The Town of Snowmass Village’s most recent sales tax figures suggest continued strong growth for the town’s coffers as June revenue totaled $116,799, an 11.6 percent increase compared with the same month in 2018.

The increase came from all sectors, with one notable exception: Restaurant sales tax collections fell 21 percent from June 2018, to $13,133. However, according to town staff, the numbers don’t reflect the real totals, as some restaurant sales taxes for the month has yet to be collected. Once all the taxes are in, they are likely to show an increase, as has been the case so far for the other months in 2019.

The sales tax on lodging rose 15.3 percent to $39,393. General retail was up 5.5 percent, generating $15,148. Construction-related retail experienced a large increase of 22.2 percent, to $13,723.

Sales taxes in the miscellaneous category more than doubled, rising to $2,957, a leap of 133.8 percent. E-commerce was up 49.9 percent to $6,242. The food/drug/liquor store category rose 8.5 percent to $12,572, and utilities/telecommunications netted $10,496, a gain of 24.4 percent.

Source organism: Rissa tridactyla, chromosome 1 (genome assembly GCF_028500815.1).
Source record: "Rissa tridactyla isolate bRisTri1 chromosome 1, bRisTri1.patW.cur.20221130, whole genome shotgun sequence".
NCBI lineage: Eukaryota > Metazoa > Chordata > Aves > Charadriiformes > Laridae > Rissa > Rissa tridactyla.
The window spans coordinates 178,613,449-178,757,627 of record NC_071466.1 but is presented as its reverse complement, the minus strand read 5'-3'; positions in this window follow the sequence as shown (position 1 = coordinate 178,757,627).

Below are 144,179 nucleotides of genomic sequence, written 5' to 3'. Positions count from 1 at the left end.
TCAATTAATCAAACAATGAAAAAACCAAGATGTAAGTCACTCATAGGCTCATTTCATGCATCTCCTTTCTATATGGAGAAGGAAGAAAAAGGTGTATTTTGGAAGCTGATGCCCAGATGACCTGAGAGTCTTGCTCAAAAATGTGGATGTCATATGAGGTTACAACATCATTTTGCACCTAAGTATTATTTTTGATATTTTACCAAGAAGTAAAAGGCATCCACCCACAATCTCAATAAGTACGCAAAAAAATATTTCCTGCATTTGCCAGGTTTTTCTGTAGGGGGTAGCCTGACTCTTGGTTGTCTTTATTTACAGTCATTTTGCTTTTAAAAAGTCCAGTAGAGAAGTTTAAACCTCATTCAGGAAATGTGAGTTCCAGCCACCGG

Collections of the lodging tax for the month totaled $86,141, up $5,792 from June 2018. That figure represents a 7.2 percent increase, well below the rates seen in March, April and May, which increased 31.2, 29.3 and 69.4 percent respectively. 

Real Estate Transfer Tax collections saw large year-over-year gains during June, rising 140.9 percent to $420,917. Looking back two years, to June 2017, the RETT collection was $115,625, according to the finance department’s report. The town collects a RETT of 1 percent on real estate sales, a tax that has been in place since 1986, though it began as half of 1 percent.

The excise tax fund, which homeowners can use in certain free-market neighborhoods to buy additional square footage beyond what is allowed by their underlying zoning, saw no contributions in June. During the same month in 2018, the fund generated $59,830.

Snowmass’ excise tax was approved by voters in 1999 and enacted in 2000. In 2008, the tax, which helps support the town’s affordable housing fund, was reauthorized in perpetuity.

Todd Hartley writes for the Aspen Daily News. He can be reached at